Often called America's largest community bank by its fans, Wells Fargo's (NYSE:WFC) wholly American business model means simplicity for its investors, and a higher valuation by Wall Street.
The Motley Fool's Gaby Lapera and contributor Jordan Wathen discuss why Banco Santander's (NYSE:SAN) complexity doesn't necessarily mean investors will be rewarded with higher returns, and the challenges that come with dissecting an international bank from an investor's perspective.
A transcript follows the video.
This podcast was recorded on July 18, 2016.
Gaby Lapera: They're dealing with a lot of regulatory things that, say, a Wells Fargo is not, because they have a much more limited market, Wells Fargo does, so that they can be a lot simpler. As a retail bank, they function very efficiently in the United States because they have a very clear, or at least for investors, they have a very clear business model.
Jordan Wathen: I think most investors would prefer to have a pure play, I think. When you think about investing in a bank in the United States, I would say a lot of investors prefer the simplicity of Wells Fargo, for example, because you know it's basically an American bank. What happens in the American economy affects Wells Fargo. If you look at, say, Citi, for example, you know you have worldwide exposure. Frankly, I don't have that much insight into how Latin America's going to look five years from now. I just don't. I don't live there, I don't see it day to day, but I know what America looks like. From an investor standpoint, I think being a global bank is something that will always, to some extent, negatively affect its valuation.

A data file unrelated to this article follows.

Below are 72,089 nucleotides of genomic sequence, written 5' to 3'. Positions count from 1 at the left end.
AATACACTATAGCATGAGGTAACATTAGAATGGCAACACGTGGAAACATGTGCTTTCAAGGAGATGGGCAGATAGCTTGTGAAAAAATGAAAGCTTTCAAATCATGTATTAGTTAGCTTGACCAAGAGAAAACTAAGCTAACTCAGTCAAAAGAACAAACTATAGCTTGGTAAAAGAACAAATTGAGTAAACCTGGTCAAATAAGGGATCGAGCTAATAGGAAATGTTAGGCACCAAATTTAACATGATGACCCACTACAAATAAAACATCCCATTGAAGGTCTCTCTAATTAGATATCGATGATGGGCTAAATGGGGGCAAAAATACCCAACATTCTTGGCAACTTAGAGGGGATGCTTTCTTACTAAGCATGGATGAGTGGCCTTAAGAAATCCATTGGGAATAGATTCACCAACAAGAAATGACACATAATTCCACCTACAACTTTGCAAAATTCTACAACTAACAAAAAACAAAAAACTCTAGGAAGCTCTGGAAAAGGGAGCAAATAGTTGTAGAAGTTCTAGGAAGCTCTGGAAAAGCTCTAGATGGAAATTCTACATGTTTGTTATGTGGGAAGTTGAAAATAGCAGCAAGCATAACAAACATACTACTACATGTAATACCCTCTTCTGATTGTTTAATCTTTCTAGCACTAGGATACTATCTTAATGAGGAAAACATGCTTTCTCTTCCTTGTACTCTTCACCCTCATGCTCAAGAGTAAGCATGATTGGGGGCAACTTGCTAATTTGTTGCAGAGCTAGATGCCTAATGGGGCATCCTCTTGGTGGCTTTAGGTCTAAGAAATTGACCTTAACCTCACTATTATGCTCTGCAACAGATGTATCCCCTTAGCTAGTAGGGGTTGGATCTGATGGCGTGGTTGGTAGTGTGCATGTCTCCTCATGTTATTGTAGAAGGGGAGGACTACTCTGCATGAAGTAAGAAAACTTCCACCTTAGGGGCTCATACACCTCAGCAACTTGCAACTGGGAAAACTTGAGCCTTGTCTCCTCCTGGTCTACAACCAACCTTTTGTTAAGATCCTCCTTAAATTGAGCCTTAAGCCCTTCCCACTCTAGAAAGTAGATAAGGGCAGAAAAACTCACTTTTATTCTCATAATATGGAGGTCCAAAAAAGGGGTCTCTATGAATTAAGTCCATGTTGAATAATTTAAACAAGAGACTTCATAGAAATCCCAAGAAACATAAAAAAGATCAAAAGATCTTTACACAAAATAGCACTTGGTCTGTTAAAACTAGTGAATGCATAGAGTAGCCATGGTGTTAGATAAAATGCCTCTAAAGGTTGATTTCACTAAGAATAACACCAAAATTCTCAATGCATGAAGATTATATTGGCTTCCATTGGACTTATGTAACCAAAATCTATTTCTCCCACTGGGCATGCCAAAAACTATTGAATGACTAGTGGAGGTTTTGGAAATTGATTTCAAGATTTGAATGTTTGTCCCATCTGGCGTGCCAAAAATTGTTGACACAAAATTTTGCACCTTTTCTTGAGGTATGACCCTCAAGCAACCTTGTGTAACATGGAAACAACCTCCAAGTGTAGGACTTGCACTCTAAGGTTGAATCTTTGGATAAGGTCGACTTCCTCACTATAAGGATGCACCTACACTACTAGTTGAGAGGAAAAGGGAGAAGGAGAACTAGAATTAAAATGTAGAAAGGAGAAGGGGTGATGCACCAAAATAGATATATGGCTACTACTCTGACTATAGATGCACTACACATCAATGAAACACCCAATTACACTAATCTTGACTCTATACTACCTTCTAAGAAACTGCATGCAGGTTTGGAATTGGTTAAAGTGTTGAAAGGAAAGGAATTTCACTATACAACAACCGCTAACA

Lapera: Right. It's just interesting because this is a retail bank that has the complexity of a universal bank, which is a very unexpected thing to find, I think. Overall, what do you think of Santander after our conversation today?
Wathen: Santander Consumer (NYSE:SC) is very interesting to me. I think the subprime auto business in general is very interesting because I think there's a lot of money to be made, and I think there's a lot of, probably, concern that might potentially be overblown. I don't know if I could add more qualifiers to that. Santander Consumer has been warning for a long time, well not for a long time, but especially recently, that auto loans aren't going to perform as well as they were. Yields are down, and also their expectations for losses are way up. I think there's a point at which this gets really interesting for me to buy. I don't know if it's 5 times last year's earnings, which it basically trades out right now. I'm still not quite comfortable with what losses will look like in the future, but it's definitely one that's on my watch list as something to potentially buy as just a value play.
Lapera: That's interesting. It's definitely not on my watch list at all.
Wathen: It's one of those things where, there's a price at which something's so cheap that it's worth a flyer. If you look at the valuation of Santander Consumer USA, it's really just a call option because it's just priced so inexpensively. If things work out the way they're projecting, it'll do just find. They'll print money. It might not ever get the valuation they want, but I think it could potentially be a good investment as long as they don't lose it all on subprime over the next couple of years.
Lapera: For me, the risks that are happening internationally, which is confusing, because they also trade on different tickers everywhere, is enough to be very off-putting to me, especially their exposure to Latin America.